When we finished writing about the children, we realized that dogs were important, too. So Gold Rush Dogs came into being. Dogs were more popular than any other animal because they protected the gold rushers from thieves, were loyal companions, pulled freight and even kept humans warm during the cold winters. That was a fun book to write.

If you were a child and you had a choice to go off looking for gold with your father or stay at home with your mother, which would you choose?

Boy, that’s a hard one. It depends on what my father was like. Some of them were gone for months, even years, at a time and didn’t care much about their families. If he was a good father, I would have wanted to go. But most of them weren’t very devoted to their family, so I probably would have stayed with my mother and helped earn money to feed the family. Maybe I would have sung for the gold miners or panned for gold during recess at my one-room schoolhouse.

If you were a child in the gold rush, would you rather have traveled by dog sled, boat, or foot into gold rush country?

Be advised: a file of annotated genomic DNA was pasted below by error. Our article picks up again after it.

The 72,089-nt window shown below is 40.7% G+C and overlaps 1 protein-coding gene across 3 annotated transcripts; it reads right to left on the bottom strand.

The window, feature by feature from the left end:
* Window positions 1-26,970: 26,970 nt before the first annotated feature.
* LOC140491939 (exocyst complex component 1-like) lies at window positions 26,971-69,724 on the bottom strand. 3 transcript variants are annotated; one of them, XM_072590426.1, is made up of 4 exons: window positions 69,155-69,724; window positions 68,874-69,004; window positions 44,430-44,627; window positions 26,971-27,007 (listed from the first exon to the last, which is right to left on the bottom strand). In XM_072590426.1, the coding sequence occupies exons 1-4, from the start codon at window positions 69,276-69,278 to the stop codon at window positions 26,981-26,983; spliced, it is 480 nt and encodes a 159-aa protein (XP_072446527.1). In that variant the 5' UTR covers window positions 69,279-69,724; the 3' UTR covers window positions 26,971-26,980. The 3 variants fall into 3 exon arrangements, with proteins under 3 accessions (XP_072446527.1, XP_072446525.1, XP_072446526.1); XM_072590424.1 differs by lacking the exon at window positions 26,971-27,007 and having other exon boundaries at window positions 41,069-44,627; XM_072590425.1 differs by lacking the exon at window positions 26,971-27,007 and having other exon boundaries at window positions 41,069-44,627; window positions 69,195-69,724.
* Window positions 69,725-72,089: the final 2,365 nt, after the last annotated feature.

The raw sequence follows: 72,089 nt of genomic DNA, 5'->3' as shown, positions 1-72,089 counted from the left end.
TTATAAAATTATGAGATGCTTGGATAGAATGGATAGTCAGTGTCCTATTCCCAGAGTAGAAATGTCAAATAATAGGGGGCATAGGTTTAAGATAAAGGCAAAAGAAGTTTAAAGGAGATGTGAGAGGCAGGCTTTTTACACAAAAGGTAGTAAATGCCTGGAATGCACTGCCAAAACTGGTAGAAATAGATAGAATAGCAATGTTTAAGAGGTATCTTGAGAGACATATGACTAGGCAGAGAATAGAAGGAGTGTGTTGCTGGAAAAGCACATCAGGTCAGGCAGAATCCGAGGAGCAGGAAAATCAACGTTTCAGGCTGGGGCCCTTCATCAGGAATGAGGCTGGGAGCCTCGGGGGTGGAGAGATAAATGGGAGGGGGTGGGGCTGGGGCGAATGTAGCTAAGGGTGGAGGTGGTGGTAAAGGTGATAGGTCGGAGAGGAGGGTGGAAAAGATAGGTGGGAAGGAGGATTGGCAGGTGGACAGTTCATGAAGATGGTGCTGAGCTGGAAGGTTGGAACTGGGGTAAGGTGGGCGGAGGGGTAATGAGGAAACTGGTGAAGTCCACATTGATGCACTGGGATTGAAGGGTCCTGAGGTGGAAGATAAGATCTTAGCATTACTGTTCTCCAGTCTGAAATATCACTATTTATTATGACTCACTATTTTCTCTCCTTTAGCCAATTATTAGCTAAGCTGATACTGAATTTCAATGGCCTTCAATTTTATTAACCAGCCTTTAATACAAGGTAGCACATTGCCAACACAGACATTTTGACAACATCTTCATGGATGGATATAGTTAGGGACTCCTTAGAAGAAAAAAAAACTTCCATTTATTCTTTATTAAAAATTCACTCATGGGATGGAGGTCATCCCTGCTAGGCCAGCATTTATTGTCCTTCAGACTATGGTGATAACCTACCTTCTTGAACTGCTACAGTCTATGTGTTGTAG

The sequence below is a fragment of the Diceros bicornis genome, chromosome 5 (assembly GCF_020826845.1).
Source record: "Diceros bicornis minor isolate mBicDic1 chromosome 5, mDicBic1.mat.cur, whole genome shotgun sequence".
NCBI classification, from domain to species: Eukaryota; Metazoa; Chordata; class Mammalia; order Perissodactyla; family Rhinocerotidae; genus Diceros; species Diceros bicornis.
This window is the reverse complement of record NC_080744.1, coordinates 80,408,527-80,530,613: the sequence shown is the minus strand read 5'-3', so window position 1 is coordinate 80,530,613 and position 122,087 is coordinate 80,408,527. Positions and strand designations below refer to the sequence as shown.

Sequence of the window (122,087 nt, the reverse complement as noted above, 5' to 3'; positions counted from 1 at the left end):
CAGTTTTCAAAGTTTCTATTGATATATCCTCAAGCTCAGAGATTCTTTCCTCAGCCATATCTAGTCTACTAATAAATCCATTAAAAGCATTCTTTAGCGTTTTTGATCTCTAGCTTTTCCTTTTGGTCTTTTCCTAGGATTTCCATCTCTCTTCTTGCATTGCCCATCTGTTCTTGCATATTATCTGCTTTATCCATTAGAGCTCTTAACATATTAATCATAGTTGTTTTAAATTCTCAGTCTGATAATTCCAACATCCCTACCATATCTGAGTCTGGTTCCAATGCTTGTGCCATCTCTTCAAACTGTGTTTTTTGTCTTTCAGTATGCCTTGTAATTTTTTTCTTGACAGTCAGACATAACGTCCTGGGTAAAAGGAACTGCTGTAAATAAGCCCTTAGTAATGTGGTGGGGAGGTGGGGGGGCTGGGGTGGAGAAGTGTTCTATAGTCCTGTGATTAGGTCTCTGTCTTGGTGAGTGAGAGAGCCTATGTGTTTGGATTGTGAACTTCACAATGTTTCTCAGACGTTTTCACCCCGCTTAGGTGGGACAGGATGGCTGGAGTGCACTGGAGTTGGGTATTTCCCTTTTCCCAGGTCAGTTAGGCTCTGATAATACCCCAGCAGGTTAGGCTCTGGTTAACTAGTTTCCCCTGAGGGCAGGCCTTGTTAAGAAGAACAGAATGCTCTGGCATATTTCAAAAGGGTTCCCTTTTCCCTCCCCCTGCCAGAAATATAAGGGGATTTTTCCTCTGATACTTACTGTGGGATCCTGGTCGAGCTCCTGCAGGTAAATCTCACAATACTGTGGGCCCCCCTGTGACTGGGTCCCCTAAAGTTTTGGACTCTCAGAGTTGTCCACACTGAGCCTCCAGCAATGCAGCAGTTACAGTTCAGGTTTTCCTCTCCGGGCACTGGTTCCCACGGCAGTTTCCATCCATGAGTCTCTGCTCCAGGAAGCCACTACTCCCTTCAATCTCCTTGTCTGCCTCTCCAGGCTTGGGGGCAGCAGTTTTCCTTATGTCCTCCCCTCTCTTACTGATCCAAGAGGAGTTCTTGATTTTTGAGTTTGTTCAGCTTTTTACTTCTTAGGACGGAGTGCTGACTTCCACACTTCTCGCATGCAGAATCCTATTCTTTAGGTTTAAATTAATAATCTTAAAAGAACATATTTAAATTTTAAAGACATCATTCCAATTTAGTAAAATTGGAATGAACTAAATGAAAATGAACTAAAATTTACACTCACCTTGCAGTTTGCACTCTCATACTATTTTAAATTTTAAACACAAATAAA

Definitely by boat up through the North Pacific was the easiest way to go. The other routes you had to hike for weeks over steep mountain passes and then build a raft to float down the Yukon River. All sorts of things could go wrong. People wanting to get to the Nome gold rush from Seattle could take an ocean-going vessel all the way.

Who would you have taken with you to go looking for gold?

Somebody very good in the outdoors like my husband Bob or brother Matt, and someone who wouldn’t get wild and spend all the gold we found. Many gold miners didn’t hold onto their riches very long. They spent it all in boomtowns like Dawson, Skagway, Fairbanks, or Nome.

Of all the children in Children of the Gold Rush whom do you admire most?

This is a tough question. I came to love them all so much. I would have to say I admire the native Athabascan children in a special way because their traditional lives changed forever when the gold rushers came, mostly for the worse. Athabascans Helen and Axinia Cherosky had to suffer through their parents’ divorce, an alcoholic stepfather, and prejudice in Fairbanks where they went to school. But they grew up to become wonderful citizens of Alaska. I admire Crystal Snow because as an adult she become a leader in Alaska, only the second woman to serve in the Alaskan legislature and the first postmistress of Juneau. I hope to write a novel soon based on her gold rush adventures.

Where did you get the information for your book Children of the Gold Rush?

Jane and I read all the books we could find about the gold rush, talked to descendants of the gold rushers, and read diaries and articles that the children wrote when they grew up. It was wonderful to uncover their stories and bring them to readers like you.